It's easy to go online and look at prices of a Cessna 172, but what are some examples of how to breakdown the real world costs of ownership?
It would be great to also get some typical costs and ranges, since some element are more predictable than others. Obviously the costs will vary based on individual aircraft and location, as well as over time, but I'm looking for information that would help someone make the buy/rent decision. Prices can also vary geographically.
I'm asking for the structure of the costs to start making a plan for cost analysis and diligence. For example, with an IFR aircraft, what costs are involved with keeping it current?
You have listed some costs which relate to ownership of an airplane. In my opinion, you can contact a local airport or flying school which can give you a much more realistic cost.
I think one thing for sure is that if you fly frequently, it is better to own an airplane than to rent every time.
I've heard it said that the break-even point for owning vs renting is 200 hours/year. I fly a lot less than that, but I don't like sharing my toys, so I own anyway.
I make it a point to not actually count my cost of ownership, because it wouldn't be fun any more, but I'll give you some rough numbers.
I bought a 1962 Mooney for \$30,000. That's about as cheap as it gets, and this was reflected in the condition of the plane and the high-time engine.
In the first year had it, I spent \$18,000 on an engine rebuild, new prop, new carb, new magnetos, new oil pump, and all the other firewall-forward upgrades that were required when I got the new engine. Five years later, I spent \$14,000 on new paint. It still needs a new interior, but that can wait. I spent about \$3000 at West Texas Aero installing speed upgrades.
Budget \$10/hour for your next engine rebuild.
Annual inspection typically runs \$3000 to \$6000 depending on what they find wrong. I'm getting a tank resealed this year, so it's going to be an expensive one.
Parking runs typically \$50-\$100/month, depending on where you are.
Insurance for my old crate runs \$750/year. Expect to pay more for a nicer plane or if you have less experience. Note: get a commercial license; it will pay for itself in reduced insurance in the long run.
I think gas will typically run \$5-6/gallon, depending on a lot of factors. My Mooney burns around 9.5gph, and flies 142 kts so it's really economical in that respect (and the main reason I don't upgrade).
Light twins are cheap to buy, but that's because their cost of ownership is through the roof. A low-time pilot can expect to pay \$12,000/year for insurance and the annual inspection will also be a back-breaker.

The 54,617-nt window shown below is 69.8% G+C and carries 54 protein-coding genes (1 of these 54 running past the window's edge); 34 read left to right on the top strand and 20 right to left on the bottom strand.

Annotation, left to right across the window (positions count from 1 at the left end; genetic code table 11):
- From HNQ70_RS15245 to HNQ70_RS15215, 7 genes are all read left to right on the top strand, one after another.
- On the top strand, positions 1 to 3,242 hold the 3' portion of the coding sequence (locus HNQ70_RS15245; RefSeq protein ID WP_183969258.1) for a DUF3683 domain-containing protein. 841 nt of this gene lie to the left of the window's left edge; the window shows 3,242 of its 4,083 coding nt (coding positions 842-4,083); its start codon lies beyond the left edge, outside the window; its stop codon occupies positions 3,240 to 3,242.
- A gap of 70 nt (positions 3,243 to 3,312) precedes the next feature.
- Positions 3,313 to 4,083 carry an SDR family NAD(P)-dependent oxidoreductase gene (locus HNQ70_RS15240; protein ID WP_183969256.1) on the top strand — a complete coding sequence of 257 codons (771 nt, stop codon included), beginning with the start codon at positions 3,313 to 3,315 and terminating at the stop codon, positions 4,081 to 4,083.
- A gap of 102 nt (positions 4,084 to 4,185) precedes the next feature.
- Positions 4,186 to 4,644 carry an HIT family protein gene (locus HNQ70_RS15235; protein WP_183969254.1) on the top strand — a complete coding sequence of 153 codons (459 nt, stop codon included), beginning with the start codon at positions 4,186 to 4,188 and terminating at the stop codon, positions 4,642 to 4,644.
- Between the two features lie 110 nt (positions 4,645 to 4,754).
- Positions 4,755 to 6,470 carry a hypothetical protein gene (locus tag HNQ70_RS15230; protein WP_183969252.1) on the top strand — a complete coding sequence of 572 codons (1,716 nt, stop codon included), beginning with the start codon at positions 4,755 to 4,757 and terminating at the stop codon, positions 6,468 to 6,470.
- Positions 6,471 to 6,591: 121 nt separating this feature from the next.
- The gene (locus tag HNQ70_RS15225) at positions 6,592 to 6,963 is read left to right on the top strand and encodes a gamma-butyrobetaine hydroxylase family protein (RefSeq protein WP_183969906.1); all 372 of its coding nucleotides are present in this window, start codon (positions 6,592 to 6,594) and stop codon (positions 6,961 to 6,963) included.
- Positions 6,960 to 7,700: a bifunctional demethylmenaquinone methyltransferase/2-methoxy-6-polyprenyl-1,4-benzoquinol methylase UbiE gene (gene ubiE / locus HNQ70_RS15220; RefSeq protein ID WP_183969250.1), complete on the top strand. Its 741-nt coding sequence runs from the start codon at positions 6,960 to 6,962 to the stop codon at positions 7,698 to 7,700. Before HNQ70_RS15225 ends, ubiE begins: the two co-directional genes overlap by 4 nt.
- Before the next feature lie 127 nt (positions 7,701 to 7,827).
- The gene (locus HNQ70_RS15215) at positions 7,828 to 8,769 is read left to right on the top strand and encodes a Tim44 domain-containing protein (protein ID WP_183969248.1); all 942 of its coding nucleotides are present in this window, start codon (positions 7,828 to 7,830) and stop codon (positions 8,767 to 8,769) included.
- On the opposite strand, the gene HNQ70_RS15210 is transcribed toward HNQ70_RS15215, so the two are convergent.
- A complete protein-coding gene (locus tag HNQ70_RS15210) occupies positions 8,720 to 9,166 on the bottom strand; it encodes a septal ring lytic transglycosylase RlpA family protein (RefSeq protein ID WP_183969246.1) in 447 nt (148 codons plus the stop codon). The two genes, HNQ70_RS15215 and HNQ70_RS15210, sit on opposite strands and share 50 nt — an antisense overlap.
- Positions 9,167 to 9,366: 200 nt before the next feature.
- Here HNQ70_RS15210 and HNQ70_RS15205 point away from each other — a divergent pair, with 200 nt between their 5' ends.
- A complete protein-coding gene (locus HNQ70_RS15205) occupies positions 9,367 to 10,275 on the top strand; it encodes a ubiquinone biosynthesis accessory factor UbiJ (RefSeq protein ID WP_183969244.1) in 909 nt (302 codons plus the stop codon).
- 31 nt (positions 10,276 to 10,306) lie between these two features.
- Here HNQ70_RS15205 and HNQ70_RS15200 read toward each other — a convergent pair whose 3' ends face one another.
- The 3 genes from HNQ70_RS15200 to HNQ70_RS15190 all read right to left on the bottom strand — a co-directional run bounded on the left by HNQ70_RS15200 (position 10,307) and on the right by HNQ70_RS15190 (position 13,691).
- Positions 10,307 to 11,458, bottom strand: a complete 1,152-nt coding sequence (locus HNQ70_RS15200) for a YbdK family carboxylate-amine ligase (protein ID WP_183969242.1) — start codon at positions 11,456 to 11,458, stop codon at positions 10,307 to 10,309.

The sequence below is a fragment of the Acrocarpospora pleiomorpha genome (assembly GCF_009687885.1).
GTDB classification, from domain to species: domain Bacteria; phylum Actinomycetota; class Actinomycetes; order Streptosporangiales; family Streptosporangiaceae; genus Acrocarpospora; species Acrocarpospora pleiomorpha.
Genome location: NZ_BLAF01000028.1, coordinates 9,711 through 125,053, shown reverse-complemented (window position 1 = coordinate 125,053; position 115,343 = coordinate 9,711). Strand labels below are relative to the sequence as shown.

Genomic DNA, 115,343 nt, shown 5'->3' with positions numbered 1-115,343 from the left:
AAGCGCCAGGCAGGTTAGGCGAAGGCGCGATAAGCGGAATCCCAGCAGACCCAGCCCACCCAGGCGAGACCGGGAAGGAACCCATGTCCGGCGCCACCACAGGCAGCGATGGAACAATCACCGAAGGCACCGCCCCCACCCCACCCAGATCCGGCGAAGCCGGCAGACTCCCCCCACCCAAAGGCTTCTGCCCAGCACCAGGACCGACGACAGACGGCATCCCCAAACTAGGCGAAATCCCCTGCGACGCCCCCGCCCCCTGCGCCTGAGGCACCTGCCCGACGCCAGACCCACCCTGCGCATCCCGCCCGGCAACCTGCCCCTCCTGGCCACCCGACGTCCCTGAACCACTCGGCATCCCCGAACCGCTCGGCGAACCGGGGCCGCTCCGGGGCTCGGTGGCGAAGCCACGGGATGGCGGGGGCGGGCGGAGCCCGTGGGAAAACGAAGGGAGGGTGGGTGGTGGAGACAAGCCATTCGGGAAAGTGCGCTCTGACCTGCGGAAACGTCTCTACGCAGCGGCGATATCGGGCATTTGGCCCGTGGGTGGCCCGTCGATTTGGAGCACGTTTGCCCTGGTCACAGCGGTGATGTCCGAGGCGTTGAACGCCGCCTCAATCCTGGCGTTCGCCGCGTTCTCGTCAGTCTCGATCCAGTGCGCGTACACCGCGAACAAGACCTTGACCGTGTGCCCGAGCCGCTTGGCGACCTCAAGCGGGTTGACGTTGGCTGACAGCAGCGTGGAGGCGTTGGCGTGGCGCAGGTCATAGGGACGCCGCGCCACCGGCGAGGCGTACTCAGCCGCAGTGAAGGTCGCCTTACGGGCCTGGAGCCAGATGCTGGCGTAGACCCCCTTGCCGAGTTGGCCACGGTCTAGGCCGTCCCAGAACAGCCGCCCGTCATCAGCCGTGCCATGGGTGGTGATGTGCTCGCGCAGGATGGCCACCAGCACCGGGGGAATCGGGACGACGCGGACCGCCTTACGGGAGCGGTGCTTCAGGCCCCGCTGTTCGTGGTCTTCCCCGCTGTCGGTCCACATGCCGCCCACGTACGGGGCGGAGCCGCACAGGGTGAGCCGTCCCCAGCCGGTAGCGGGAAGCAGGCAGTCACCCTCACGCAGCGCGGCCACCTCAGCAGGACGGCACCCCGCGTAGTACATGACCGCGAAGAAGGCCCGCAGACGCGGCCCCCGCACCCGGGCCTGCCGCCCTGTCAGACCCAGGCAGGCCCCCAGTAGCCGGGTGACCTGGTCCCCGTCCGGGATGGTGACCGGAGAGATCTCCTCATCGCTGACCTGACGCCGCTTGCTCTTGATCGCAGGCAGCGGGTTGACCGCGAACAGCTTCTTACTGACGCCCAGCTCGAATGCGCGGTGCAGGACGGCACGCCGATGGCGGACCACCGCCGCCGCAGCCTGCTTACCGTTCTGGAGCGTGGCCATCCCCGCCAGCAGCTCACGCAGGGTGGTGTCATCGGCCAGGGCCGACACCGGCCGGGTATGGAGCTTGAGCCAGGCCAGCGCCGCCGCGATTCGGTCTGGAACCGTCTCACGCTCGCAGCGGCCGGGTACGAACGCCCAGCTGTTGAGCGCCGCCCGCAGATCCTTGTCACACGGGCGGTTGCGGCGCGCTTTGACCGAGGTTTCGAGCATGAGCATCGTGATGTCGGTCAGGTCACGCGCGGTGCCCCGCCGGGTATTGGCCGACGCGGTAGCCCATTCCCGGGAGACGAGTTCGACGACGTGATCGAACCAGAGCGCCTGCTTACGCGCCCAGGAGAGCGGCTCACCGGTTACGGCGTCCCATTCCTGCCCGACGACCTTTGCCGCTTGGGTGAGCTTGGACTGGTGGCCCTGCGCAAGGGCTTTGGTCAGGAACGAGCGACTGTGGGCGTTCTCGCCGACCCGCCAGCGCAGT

I used to have money. Now I have an airplane.
It's easy to go online and look at prices of a Cessna 172, but what are some examples of how to breakdown the real world costs of ownership? how much other maintenance should you plan for? How much does an engine overhaul cost? Insurance hangar etc.. It would be great to also get some typical costs and ranges, since some element are more predictable than others. Obviously the costs will vary based on individual aircraft and location, as well as over time, but I'm looking for information that would help someone make the buy/rent decision. Prices can also vary geographically. I'm asking
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certificate tomorrow, but I didn't plan to make use of it in the foreseeable future, would it cost me more in time and money than if I waited until I had plans to use it? This is assuming I live and fly in the USA. Related Question: How much, generally speaking, does it cost to learn how to fly? Edit: Note I understand the safety aspect of not practicing and "getting rusty", for lack of a better... until I felt proficient enough technically and practically. Retraining would include familiarizing myself with the controls, instruments, radio, physics, etc. My main concern was that (a) at some point
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Is there a legal definition of a "cycle" on a jet engine? We must log the cycles, and some maintenance is determined by cycles. From my understanding, this is partially because of the thermal dynamics of an engine cooling and then reheating, and partially because full takeoff power is used. The "usual" time that you log a cycle is when an engine is started and the aircraft then takes off (using full rated takeoff power), but what about unusual situations like: Engine shutdown and restarted in flight Engine started, aircraft takes off, and then returns for a low pass or a touch and go